[This is a guest post by Evelyn DeDominicis of Nourished Path]
I'm so guilty. I fully intended to launch a big nutrition challenge at the beginning of 2016 like I've done for a few years now.
You know the ones – like the Whole30 (but mine was cleverly called the Clean & Lean Challenge –well maybe it's not so clever after all) – where there's a whole list of foods you can and can't eat and you either get really into it or overwhelmed and give up.
Then there's the Weight Watchers and Jenny Craig, Ideal Protein, [Insert Diet here] programs. They're all kind of the same thing, but pitched as more of a long-term lifestyle change – but not really.
These programs all work if you work them FOREVER. But the reality is, only a small percentage of participants adopt the new way of eating and make the lifelong changes that are required to maintain the results. Most people boomerang back with a vengeance as soon as the month or membership is over, or they eventually fall back into old patterns over time.
Why? These programs don't go deep enough into why you eat the way you do in the first place. They are designed to deprive you of your natural, biological impulses, so you can't help but compensate. Plus they ignore functional issues with the gut, nervous system, brain, hormones, etc..
These challenges and programs are great at dictating the 'rules' using willpower, the surface, the physical while ignoring the functional and mental/emotional aspects of behavior change.
I'm not saying that we should never do a food challenge or program. They can be very useful to heal and break some not-so-deep-seeded patterns – like my wine and cheese habit I developed over the holidays that I couldn't seem to stop without a little reset. These 2-week resets work well for me now, but I needed to do much deeper inner work to finally find my own food flow, and I still get off track here and there.
When looking into an eating program or plan, consider these three signs that are red flags you're in for a rebound afterward:
1. You don't trust yourself to socialize or go out anywhere.
That's a bright red flag if ever there was one. At one point in my dieting journey, I decided to try HCG 2.0 – this involved homeopathic HCG drops (that reportedly suppress appetite and use fat for fuel) and an 800 calorie diet with exercise (regular HCG is 500 calories with no exercise). I didn't go anywhere socially for six weeks. I lost 20 pounds, but guess what happened over time? It all came back plus some. It was not a sustainable way of eating. I should have known better.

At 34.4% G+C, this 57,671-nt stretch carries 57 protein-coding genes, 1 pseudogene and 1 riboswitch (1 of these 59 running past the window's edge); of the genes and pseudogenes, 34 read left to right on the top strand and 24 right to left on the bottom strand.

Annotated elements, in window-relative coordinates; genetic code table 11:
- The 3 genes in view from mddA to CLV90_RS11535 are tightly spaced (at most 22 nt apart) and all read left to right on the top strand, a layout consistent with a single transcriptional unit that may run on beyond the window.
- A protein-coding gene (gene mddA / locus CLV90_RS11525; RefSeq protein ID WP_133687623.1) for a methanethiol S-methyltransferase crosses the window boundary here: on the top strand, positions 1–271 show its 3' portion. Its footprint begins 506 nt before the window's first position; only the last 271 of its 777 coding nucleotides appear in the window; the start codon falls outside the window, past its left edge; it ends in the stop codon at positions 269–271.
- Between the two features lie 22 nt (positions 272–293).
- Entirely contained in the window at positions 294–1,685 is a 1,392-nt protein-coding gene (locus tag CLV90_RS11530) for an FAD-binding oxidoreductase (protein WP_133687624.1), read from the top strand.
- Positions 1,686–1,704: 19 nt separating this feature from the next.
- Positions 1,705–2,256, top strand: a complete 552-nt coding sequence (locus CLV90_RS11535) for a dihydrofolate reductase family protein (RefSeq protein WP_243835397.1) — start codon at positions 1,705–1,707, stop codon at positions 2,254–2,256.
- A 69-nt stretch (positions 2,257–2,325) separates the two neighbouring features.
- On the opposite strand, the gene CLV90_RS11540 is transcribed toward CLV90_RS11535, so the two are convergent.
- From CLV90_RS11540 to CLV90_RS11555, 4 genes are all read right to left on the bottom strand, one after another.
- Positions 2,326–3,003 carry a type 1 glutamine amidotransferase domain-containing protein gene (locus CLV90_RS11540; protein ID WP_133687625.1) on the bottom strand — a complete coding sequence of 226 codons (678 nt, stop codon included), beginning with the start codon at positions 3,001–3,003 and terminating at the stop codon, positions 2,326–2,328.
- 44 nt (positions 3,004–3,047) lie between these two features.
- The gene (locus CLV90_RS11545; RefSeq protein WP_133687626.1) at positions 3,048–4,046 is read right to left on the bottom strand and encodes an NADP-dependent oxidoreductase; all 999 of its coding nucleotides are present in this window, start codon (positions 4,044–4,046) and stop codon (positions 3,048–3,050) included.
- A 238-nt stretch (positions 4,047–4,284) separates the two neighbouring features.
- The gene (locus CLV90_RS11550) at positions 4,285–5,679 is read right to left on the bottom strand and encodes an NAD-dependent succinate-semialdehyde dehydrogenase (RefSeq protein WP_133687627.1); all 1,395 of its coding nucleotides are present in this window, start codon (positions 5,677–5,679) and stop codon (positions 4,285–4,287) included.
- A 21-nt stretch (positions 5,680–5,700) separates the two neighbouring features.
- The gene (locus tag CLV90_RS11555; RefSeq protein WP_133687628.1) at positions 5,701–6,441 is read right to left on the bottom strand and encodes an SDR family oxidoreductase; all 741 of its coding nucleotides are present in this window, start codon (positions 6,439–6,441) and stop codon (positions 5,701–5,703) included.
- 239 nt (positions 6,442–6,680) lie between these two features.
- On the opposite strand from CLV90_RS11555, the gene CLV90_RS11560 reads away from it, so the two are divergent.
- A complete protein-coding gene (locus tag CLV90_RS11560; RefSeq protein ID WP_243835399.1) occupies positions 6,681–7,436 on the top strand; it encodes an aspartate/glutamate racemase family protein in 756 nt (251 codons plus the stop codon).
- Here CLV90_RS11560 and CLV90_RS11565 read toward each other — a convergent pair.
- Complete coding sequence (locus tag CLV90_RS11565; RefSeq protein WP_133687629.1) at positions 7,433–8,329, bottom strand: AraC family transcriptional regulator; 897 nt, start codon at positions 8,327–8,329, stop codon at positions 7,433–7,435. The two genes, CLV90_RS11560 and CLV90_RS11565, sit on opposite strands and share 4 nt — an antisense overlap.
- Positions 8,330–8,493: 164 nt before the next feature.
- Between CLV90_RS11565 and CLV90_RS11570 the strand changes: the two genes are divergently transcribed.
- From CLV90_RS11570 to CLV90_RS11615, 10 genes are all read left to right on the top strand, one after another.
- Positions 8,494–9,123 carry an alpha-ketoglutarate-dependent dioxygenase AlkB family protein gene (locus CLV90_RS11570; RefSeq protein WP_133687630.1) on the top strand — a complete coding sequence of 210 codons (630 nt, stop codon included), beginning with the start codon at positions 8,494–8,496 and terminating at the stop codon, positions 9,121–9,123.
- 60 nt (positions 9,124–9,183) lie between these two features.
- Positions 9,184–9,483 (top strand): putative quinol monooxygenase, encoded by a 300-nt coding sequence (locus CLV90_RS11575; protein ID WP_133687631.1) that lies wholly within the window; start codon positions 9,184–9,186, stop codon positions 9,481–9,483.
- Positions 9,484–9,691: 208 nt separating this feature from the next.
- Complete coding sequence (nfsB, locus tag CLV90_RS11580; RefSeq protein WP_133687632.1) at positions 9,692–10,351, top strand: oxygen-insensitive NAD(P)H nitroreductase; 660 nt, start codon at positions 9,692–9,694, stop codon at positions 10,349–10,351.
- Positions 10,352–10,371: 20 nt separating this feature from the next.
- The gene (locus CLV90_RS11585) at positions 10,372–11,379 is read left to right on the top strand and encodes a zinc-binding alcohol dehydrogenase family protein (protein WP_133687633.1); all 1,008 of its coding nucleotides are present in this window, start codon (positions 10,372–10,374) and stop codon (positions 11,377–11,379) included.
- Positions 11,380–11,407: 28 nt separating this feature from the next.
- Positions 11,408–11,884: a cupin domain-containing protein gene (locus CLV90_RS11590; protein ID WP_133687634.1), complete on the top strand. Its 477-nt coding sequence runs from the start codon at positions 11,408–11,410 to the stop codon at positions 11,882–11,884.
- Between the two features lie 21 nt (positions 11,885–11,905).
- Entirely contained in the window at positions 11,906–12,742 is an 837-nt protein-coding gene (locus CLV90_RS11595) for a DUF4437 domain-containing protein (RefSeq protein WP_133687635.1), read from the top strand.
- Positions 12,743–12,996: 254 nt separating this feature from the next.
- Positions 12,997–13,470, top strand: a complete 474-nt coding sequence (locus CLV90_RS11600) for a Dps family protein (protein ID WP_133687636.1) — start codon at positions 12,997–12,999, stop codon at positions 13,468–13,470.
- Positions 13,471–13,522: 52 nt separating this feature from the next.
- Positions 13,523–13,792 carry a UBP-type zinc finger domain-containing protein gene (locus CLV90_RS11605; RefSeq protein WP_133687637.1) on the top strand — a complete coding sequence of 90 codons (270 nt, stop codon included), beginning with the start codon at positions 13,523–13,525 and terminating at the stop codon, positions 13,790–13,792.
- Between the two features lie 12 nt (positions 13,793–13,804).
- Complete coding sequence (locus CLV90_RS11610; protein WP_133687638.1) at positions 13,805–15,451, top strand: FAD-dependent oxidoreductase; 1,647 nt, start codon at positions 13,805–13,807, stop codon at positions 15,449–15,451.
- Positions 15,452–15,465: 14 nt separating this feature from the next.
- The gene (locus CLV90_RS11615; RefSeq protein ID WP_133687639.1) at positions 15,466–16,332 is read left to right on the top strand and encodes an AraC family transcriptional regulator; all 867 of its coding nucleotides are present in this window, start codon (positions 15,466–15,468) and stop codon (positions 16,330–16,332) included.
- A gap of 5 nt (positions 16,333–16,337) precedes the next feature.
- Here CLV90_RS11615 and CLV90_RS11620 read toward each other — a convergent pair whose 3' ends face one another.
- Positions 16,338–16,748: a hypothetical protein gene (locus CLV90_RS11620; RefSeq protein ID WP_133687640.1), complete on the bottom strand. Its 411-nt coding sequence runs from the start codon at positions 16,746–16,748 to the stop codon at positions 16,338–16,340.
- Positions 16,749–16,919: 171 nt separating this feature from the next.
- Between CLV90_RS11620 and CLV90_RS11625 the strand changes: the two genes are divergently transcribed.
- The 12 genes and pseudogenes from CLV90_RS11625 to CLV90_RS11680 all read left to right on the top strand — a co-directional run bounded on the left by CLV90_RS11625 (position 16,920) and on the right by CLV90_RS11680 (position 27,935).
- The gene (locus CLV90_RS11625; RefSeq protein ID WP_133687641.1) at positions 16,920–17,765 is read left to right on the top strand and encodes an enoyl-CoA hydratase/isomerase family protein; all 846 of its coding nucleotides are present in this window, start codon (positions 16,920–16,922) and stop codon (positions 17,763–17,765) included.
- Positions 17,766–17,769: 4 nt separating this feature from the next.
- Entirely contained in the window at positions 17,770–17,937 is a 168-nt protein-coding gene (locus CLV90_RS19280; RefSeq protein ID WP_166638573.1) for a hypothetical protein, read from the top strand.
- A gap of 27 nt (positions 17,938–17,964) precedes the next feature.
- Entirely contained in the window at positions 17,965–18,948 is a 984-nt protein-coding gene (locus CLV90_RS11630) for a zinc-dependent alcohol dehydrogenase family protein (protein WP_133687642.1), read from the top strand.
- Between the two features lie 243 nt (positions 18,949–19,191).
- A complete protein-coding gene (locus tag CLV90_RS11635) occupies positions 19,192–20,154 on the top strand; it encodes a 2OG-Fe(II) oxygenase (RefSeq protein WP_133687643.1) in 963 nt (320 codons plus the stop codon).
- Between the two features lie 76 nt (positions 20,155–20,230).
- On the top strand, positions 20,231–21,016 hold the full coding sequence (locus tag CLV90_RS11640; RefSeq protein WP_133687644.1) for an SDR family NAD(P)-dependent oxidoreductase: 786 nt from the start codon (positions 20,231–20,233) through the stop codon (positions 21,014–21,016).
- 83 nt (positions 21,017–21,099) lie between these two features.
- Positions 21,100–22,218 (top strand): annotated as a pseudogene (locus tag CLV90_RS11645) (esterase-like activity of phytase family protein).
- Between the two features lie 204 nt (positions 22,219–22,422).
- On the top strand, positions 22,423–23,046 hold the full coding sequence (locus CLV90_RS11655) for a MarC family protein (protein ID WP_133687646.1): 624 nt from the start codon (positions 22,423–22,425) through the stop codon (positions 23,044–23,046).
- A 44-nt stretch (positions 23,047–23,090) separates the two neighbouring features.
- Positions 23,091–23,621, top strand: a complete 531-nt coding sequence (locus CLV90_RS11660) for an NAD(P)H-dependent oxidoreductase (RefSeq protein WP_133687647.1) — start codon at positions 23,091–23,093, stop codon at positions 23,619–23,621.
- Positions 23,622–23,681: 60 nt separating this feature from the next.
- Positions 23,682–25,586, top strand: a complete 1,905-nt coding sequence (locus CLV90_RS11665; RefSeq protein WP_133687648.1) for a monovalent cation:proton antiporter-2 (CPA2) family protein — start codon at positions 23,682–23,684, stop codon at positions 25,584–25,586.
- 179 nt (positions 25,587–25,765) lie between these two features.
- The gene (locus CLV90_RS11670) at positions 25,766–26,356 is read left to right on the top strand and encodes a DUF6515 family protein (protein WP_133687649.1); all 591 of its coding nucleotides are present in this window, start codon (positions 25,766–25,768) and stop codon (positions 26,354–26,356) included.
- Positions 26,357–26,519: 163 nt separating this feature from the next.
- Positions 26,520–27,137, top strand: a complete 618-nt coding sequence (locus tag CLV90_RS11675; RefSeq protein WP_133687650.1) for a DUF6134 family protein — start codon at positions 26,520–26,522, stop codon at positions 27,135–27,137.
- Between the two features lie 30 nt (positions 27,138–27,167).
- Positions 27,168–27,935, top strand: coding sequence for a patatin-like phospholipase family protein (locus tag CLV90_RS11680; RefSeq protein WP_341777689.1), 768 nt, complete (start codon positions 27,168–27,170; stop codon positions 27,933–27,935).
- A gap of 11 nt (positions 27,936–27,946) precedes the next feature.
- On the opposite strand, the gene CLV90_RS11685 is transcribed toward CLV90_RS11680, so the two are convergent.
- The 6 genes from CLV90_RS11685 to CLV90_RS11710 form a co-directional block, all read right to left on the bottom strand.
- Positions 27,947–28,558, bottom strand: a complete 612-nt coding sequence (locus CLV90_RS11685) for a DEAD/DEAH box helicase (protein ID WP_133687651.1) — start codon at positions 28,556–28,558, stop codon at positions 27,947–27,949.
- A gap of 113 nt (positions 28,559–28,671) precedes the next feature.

Instead, do this: I don't recommend severe restriction like HCG, but if you're participating in a balanced eating program or challenge, get creative socially. Bring your own healthy dish to a gathering – something that you love – and fill up on good stuff before you go out. I also bring a bottle of one of my favorite probiotic drinks with me (Kevita Lemon Cayenne) to hang onto and sip when I want to have a glass of wine or cocktail.
2. You're starving and miserable, and your loved ones have to tip toe around you.
Like, “Stay away from Mom!” That HANGRY state is a biological response to hunger that propels you to find food. It's a legit survival mechanism. These hormonal signals are telling you that you need to eat more.
What to do: Eat more "allowed" healthy foods preemptively – earlier in the day. Instead of one egg for breakfast, have two. Add some extra protein or nuts to a salad. Have a healthy snack in between healthy meals. Just slightly increase the amount of protein or fat at each meal or snack to keep the HANGRY beast at bay.
3. You're completely drained and foggy.
This is a sign of a blood sugar imbalance. When we're using glucose (carbs) as fuel and not refilling the tank properly, we start to sputter.
The solution: Eat more fat. It’s not only needed for blood sugar balance and hormones, but it's also very satiating. Have a little bit of fat with each meal to avoid the crash. Healthy fats include avocado, coconut, olive, nuts and seeds and even some animal fat. Depending on your genetics and metabolic state, you need to mindfully gauge your fat threshold, because this can be an area that's easily overdone.
In 2016, I revamped my Clean & Lean program to a "create your own" clean eating plan format. It has general whole-food guidelines, but members make your own food rules. This is a big step for me as a practitioner, and I'm eager to see in time how everyone does.
I wish for you to find your unique food flow: that natural rhythm where you mindfully check in with your body, nourish it with real food and take pleasure in eating and all aspects of life. It sounds very la-la and woo-woo, but it also seems very freeing and peaceful, no? We have the choice all day, every day to practice eating better, so give it a go and let me know how you do.